The Surprising Skill That Can Help You Eat Healthier

Want to eat more mindfully? The important skill you need

Posted Oct 06, 2014

A 2014 study in the journal, Health Psychology, suggests that there is an important skill that can significantly make or break your efforts to eat healthier—self compassion.

In this review of studies on self-compassion and healthy behaviors, the authors suggest that being kind, compassionate and having an accepting stance toward yourself during difficult times is key to eating well.  Why?  Basically, people who have self-compassion are able to regulate (or adapt and respond well) to their emotions.  If they have an “oops, why did I eat that” moment, they can deal with it effectively. 

People who are more self-compassionate view their “oops” why-did-I-eat-that-second-piece-of-cheesecake moment less negatively (not the end of the world), give themselves a break (everyone makes mistakes) and don’t become overly self-critical which leads to feeling bad about yourself.  When you are frustrated and upset, it is difficult to make healthy choices.  These emotions often lead to self-defeating decisions.  Giving yourself a break helps you to bounce back and get right back on track instead of staying stuck in unhealthy and emotional eating.  In other words, lose the “hard on yourself” and gain the “it okay, I’ll work through it and do better next time” stance.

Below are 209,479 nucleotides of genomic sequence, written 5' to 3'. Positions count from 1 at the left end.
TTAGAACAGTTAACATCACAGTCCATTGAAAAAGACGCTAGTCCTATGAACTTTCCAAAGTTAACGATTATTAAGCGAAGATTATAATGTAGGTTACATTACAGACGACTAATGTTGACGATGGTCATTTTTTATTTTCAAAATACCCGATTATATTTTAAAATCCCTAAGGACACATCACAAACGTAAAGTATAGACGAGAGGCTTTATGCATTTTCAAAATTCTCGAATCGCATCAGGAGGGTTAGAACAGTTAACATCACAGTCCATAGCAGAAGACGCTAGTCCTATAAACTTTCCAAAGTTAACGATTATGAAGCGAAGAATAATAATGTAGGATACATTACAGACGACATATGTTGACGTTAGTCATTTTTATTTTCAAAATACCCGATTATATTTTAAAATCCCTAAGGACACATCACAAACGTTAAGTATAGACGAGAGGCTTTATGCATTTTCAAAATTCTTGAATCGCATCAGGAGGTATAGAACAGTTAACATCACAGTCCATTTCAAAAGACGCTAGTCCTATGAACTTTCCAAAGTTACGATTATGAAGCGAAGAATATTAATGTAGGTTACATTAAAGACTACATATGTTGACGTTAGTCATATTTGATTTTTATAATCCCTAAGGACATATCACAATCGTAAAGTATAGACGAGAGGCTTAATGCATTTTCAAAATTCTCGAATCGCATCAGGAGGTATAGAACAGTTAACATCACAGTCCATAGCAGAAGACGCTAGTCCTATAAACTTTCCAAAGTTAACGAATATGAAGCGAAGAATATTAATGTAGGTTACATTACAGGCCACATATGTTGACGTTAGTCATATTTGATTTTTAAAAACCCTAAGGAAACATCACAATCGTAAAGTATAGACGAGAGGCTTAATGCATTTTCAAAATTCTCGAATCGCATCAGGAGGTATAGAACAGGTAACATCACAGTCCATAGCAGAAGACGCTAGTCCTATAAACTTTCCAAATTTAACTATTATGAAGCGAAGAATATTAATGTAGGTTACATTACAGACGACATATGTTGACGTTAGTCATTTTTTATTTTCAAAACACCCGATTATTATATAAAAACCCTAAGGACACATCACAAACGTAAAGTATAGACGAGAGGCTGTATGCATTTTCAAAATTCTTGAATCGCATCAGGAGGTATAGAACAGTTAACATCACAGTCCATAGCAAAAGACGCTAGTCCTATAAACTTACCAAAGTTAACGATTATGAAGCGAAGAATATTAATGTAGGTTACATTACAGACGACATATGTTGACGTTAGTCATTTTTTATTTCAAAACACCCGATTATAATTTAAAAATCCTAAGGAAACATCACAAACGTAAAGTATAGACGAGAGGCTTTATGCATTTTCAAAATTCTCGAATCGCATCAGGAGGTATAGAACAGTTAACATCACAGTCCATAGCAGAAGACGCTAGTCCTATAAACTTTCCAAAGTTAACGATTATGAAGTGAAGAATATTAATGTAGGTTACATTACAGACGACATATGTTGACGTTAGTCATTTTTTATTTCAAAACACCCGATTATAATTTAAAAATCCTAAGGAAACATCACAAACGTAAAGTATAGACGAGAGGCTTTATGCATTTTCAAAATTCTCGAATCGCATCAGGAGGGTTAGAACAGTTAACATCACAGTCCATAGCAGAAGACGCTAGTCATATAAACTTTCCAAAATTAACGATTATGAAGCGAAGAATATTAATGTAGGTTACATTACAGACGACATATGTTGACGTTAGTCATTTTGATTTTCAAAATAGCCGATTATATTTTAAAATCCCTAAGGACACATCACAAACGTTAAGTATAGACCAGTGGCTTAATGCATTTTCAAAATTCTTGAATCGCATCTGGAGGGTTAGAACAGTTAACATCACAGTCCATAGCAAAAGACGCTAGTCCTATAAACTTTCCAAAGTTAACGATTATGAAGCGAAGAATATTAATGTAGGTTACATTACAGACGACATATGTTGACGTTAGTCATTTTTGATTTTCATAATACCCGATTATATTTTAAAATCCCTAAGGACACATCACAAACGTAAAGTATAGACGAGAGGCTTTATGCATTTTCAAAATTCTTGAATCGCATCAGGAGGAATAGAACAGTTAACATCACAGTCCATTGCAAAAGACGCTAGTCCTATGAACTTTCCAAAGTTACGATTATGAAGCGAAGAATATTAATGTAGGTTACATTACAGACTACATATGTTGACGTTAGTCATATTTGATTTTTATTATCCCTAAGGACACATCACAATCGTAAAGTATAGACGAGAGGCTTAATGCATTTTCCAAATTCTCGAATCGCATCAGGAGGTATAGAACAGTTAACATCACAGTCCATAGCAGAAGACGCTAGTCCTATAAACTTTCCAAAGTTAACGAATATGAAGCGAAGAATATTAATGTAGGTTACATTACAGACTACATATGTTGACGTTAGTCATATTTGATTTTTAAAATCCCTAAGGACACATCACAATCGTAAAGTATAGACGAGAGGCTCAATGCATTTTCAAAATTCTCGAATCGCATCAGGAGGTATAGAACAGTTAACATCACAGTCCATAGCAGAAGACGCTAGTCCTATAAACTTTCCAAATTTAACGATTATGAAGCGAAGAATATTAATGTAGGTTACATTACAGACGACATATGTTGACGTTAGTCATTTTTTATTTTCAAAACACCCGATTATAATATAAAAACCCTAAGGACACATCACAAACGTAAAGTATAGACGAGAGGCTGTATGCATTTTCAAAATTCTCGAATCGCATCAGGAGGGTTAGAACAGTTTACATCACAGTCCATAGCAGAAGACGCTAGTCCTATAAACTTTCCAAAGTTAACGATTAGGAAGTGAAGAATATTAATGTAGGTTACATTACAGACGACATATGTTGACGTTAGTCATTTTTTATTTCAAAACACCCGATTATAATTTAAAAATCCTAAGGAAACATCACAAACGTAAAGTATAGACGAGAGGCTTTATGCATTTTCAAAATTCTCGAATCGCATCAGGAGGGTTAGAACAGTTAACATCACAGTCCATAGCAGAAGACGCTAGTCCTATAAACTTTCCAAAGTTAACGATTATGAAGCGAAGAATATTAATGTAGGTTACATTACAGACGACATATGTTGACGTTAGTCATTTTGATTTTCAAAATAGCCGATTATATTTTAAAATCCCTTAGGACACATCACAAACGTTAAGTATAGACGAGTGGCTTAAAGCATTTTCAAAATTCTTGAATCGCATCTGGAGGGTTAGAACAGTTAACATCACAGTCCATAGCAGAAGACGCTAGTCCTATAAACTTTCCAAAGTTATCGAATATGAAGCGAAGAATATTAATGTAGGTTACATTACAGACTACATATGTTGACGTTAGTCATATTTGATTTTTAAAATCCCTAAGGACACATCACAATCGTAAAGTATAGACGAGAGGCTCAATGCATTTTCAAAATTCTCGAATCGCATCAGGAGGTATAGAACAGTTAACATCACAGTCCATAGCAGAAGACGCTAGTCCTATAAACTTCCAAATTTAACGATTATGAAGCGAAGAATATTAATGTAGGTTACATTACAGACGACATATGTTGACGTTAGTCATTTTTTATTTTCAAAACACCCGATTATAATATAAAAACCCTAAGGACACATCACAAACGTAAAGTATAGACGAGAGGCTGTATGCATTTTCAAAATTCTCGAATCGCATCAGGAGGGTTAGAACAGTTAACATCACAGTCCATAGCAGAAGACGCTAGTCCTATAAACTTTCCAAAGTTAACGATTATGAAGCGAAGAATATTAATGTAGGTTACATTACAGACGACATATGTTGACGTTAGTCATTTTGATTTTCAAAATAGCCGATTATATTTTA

I talk a lot about being resilient, self-compassionate and responding rather than reacting to emotions when you eat in my new book, EatQ.  It’s not easy to have self-compassion for yourself!  Your brain is wired to pick up quickly on the negative and many of people have a loud inner critic sitting squarely on their shoulder.  

TRY THIS:  For example, one of the five strategies I outline is the Buddy Approach.  We are much more compassionate toward our friends than ourselves.  When you need a little self-compassion, imagine a close friend.  Pick someone specific.  Now say out loud three things you would say to a friend if they had an “oops why did I eat that” moment.  Notice how easily and more quickly you are able to be compassionate (ex: “one piece of cheesecake isn’t going to make that big of a difference").  Now, turn it is a matter of turning these three statements toward yourself. 

For more suggestions on self-compassion and eating mindfully, see (Great bonuses this week!)

 Dr. Albers is a psychologist and author of six books on mindful eating. She is frequently quoted in Shape, Health, Self, Prevention and several other magazines.  She has also been a guest on Dr. Oz.

*Self-Compassion, Affect, and Health Promoting Behaviors by Sirois, Kitner & Hirsch (2014, September)